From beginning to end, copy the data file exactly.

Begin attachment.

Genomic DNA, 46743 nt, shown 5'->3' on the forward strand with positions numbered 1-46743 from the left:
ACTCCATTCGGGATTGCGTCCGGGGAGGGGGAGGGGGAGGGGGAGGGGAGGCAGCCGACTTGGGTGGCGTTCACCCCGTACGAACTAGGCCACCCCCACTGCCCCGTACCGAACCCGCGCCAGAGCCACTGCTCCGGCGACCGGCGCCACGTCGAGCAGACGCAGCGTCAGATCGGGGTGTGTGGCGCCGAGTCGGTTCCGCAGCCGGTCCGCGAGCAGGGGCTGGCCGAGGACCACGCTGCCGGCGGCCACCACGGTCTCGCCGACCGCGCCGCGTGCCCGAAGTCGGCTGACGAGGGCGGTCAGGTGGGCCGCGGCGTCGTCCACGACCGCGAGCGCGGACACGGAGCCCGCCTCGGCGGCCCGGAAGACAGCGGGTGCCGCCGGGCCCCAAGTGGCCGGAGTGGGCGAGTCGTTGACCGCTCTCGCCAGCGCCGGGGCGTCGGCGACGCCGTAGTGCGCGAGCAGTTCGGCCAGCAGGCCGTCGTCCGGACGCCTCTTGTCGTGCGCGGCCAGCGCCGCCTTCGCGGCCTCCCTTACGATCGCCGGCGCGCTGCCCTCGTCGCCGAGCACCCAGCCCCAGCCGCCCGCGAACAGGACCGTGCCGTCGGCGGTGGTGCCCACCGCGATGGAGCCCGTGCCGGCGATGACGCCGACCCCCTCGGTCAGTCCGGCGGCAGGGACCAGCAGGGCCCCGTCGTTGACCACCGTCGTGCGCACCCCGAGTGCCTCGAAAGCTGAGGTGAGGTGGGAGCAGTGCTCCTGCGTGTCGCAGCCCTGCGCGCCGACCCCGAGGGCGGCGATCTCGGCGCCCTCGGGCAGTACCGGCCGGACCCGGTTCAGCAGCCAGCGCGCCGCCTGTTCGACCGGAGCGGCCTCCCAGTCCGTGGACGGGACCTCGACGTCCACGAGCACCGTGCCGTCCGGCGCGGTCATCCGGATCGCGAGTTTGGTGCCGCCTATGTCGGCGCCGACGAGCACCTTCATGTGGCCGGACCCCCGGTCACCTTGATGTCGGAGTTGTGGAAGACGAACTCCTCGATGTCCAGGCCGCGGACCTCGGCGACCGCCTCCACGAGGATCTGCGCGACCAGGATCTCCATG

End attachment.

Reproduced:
Genomic DNA, 46743 nt, shown 5'->3' on the forward strand with positions numbered 1-46743 from the left:
ACTCCATTCGGGATTGCGTCCGGGGAGGGGGAGGGGGAGGGGGAGGGGAGGCAGCCGACTTGGGTGGCGTTCACCCCGTACGAACTAGGCCACCCCCACTGCCCCGTACCGAACCCGCGCCAGAGCCACTGCTCCGGCGACCGGCGCCACGTCGAGCAGACGCAGCGTCAGATCGGGGTGTGTGGCGCCGAGTCGGTTCCGCAGCCGGTCCGCGAGCAGGGGCTGGCCGAGGACCACGCTGCCGGCGGCCACCACGGTCTCGCCGACCGCGCCGCGTGCCCGAAGTCGGCTGACGAGGGCGGTCAGGTGGGCCGCGGCGTCGTCCACGACCGCGAGCGCGGACACGGAGCCCGCCTCGGCGGCCCGGAAGACAGCGGGTGCCGCCGGGCCCCAAGTGGCCGGAGTGGGCGAGTCGTTGACCGCTCTCGCCAGCGCCGGGGCGTCGGCGACGCCGTAGTGCGCGAGCAGTTCGGCCAGCAGGCCGTCGTCCGGACGCCTCTTGTCGTGCGCGGCCAGCGCCGCCTTCGCGGCCTCCCTTACGATCGCCGGCGCGCTGCCCTCGTCGCCGAGCACCCAGCCCCAGCCGCCCGCGAACAGGACCGTGCCGTCGGCGGTGGTGCCCACCGCGATGGAGCCCGTGCCGGCGATGACGCCGACCCCCTCGGTCAGTCCGGCGGCAGGGACCAGCAGGGCCCCGTCGTTGACCACCGTCGTGCGCACCCCGAGTGCCTCGAAAGCTGAGGTGAGGTGGGAGCAGTGCTCCTGCGTGTCGCAGCCCTGCGCGCCGACCCCGAGGGCGGCGATCTCGGCGCCCTCGGGCAGTACCGGCCGGACCCGGTTCAGCAGCCAGCGCGCCGCCTGTTCGACCGGAGCGGCCTCCCAGTCCGTGGACGGGACCTCGACGTCCACGAGCACCGTGCCGTCCGGCGCGGTCATCCGGATCGCGAGTTTGGTGCCGCCTATGTCGGCGCCGACGAGCACCTTCATGTGGCCGGACCCCCGGTCACCTTGATGTCGGAGTTGTGGAAGACGAACTCCTCGATGTCCAGGCCGCGGACCTCGGCGACCGCCTCCACGAGGATCTGCGCGACCAGGATCTCCATG